An Obscure Family, The Buffetts in America
In 1983 Doris Buffett, Warren’s sister, launched her “Buffett Family Project” to trace her lineage as far back as she could go. Like an old-fashioned gumshoe, she made countless calls, combed archives, and traveled thousands of miles to track down her Buffetts from the New World to the Old and beyond.
Our job was to transform Doris’s database, files, and boxes into an inviting read—a far cry from typical genealogy books with dark covers and gold lettering. Doris wanted to teach her readers how genealogists go about their never-ending research, to share more about her ancestors than their names and dates, and to tell stories of her “adventures in genealogy.”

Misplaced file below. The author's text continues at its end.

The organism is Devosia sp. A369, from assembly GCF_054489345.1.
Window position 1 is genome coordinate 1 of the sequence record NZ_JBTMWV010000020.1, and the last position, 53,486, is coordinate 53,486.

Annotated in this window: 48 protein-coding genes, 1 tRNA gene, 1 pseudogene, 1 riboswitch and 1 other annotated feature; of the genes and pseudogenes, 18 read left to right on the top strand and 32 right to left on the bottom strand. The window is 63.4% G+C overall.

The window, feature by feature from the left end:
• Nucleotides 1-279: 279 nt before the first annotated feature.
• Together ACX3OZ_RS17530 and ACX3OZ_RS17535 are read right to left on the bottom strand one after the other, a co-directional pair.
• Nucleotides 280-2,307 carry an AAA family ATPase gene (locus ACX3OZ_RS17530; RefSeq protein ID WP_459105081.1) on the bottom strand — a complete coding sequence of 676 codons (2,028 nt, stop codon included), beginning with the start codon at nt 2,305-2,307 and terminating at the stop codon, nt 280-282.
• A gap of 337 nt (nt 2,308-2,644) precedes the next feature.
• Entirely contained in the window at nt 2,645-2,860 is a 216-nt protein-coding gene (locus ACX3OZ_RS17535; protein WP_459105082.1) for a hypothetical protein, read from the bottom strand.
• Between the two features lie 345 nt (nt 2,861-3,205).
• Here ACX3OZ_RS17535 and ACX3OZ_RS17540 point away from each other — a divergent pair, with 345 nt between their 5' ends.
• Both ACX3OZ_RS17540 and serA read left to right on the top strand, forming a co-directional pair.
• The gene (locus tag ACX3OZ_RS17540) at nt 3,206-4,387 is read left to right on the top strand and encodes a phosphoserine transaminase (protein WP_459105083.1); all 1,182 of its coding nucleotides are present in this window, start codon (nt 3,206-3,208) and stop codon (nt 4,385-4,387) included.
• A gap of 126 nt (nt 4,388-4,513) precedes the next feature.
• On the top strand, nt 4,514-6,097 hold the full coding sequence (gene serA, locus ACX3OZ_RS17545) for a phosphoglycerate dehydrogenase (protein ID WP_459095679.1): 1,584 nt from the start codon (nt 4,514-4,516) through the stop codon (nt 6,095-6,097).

Julia began by pruning the Buffett family tree—recorded in an old database and stuffed binder —to essential facts. She combed through Doris’s notes for inspiration, creating a sampler of important moments, family tales, and miscellany. She wrote profiles of noteworthy Buffetts for every generation: a weaver, pickle farmer, landmark grocery store founder, global financier, and “The Sunshine Lady” (a.k.a. Doris).
Rick established order in the organic sprawl of genealogy, guiding readers on their march across generations. He dramatized family names, mapped connections, illuminated key moments in the chronology, and turned an untidy genealogy reality into a design virtue by emphasizing the transitory nature of paper records and old photos, which Susan painstakingly made the most of on press. Susan chose warm paper that is substantial to the touch, just right for a book intended to be Doris’s lasting gift to Buffetts present and future.